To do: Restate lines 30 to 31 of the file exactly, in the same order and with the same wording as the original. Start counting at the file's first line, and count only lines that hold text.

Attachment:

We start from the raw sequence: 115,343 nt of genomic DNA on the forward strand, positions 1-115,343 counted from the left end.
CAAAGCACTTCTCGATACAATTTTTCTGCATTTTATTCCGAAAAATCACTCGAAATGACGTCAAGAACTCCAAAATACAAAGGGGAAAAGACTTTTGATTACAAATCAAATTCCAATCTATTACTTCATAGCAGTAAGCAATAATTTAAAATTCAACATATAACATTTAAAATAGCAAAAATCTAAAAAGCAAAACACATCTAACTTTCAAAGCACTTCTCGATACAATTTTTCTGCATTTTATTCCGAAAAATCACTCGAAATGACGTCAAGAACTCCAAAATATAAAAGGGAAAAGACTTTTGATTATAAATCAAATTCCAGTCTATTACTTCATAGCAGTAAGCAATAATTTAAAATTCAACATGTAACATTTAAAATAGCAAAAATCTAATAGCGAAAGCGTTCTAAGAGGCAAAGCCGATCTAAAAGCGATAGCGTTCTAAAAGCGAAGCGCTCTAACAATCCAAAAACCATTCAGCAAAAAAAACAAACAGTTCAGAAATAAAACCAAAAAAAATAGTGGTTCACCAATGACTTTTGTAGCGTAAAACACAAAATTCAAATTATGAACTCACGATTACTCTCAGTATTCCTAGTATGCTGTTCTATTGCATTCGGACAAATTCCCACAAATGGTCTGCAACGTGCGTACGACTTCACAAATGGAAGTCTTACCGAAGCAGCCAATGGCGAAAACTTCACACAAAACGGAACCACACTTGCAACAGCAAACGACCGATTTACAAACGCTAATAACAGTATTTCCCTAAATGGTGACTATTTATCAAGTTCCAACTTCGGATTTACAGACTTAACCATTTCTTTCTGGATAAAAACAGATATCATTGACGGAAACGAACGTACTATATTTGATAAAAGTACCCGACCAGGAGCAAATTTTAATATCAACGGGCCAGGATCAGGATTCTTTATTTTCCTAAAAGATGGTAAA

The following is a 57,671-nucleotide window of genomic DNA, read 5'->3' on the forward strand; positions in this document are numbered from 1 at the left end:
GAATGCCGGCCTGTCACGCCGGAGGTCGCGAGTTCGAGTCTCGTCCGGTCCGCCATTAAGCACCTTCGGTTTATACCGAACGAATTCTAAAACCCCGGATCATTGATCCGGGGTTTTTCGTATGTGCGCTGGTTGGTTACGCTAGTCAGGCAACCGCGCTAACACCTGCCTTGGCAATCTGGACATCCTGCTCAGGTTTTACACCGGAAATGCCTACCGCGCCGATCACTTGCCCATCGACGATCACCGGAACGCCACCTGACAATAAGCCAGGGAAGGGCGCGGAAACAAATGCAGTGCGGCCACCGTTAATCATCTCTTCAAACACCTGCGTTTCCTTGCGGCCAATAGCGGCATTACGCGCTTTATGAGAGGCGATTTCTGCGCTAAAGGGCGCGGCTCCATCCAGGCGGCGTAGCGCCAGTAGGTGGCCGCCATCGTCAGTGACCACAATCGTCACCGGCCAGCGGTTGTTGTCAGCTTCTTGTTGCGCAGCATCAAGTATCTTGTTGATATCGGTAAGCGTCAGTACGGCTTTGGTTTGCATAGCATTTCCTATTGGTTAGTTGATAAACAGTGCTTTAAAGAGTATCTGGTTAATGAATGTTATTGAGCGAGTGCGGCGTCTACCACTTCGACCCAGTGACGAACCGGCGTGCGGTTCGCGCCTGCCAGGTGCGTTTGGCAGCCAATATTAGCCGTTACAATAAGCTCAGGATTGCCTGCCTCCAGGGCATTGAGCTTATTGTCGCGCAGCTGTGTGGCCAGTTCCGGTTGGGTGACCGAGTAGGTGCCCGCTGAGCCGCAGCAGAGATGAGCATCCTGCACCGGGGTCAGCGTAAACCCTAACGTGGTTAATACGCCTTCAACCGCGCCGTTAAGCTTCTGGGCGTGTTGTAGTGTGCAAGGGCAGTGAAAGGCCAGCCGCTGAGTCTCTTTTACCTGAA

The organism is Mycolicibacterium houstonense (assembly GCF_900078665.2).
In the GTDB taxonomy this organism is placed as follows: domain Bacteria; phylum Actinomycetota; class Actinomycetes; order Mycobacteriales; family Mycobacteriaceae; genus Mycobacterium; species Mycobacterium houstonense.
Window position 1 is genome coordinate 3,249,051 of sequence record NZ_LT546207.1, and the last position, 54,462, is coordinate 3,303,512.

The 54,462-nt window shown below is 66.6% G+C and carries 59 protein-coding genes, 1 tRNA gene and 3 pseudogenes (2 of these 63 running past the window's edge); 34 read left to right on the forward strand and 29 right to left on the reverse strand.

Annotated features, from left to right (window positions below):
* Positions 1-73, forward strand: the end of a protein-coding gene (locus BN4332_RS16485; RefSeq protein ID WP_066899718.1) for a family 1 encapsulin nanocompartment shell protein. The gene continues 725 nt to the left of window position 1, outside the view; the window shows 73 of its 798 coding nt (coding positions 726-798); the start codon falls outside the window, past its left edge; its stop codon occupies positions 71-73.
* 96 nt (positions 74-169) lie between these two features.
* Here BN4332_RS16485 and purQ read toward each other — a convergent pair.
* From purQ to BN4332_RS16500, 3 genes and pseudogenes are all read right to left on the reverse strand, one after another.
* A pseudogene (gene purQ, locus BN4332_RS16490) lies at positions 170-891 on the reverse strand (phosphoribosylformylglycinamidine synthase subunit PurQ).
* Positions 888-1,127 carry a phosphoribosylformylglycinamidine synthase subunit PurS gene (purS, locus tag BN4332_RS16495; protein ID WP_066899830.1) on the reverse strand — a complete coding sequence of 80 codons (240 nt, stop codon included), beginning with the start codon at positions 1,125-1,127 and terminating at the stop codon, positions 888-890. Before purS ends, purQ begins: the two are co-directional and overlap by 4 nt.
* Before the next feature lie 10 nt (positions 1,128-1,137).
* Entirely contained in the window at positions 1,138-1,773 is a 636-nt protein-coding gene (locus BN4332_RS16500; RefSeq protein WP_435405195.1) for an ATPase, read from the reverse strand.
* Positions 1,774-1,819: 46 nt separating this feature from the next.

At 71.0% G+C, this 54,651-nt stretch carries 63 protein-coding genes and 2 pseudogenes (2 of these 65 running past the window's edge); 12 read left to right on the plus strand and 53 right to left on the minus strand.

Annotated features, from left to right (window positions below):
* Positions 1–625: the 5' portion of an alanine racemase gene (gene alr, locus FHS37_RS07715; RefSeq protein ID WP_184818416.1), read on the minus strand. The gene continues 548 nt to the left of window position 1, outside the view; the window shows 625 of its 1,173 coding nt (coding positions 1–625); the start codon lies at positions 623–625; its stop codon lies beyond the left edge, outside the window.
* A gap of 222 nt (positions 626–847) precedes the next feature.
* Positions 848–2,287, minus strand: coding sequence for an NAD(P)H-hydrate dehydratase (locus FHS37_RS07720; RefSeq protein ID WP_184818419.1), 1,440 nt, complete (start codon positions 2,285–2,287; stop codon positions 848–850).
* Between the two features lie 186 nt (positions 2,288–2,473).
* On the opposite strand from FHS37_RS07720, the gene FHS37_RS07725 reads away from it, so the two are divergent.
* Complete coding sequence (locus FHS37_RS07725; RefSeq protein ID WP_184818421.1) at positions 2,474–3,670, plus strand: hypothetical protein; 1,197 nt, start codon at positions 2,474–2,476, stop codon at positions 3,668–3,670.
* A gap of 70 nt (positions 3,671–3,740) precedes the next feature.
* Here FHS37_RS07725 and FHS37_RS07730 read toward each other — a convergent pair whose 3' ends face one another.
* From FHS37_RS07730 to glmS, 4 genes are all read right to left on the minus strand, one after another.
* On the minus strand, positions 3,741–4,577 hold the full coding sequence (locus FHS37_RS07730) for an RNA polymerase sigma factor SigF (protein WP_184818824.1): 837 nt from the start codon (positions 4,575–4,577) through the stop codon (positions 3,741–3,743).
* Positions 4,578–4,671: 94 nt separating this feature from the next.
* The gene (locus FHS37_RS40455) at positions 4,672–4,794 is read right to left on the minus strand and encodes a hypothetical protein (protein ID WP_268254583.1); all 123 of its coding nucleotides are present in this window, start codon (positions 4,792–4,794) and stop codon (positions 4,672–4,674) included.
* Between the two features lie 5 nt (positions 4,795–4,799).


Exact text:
* On the minus strand, positions 3,741–4,577 hold the full coding sequence (locus FHS37_RS07730) for an RNA polymerase sigma factor SigF (protein WP_184818824.1): 837 nt from the start codon (positions 4,575–4,577) through the stop codon (positions 3,741–3,743).
* Positions 4,578–4,671: 94 nt separating this feature from the next.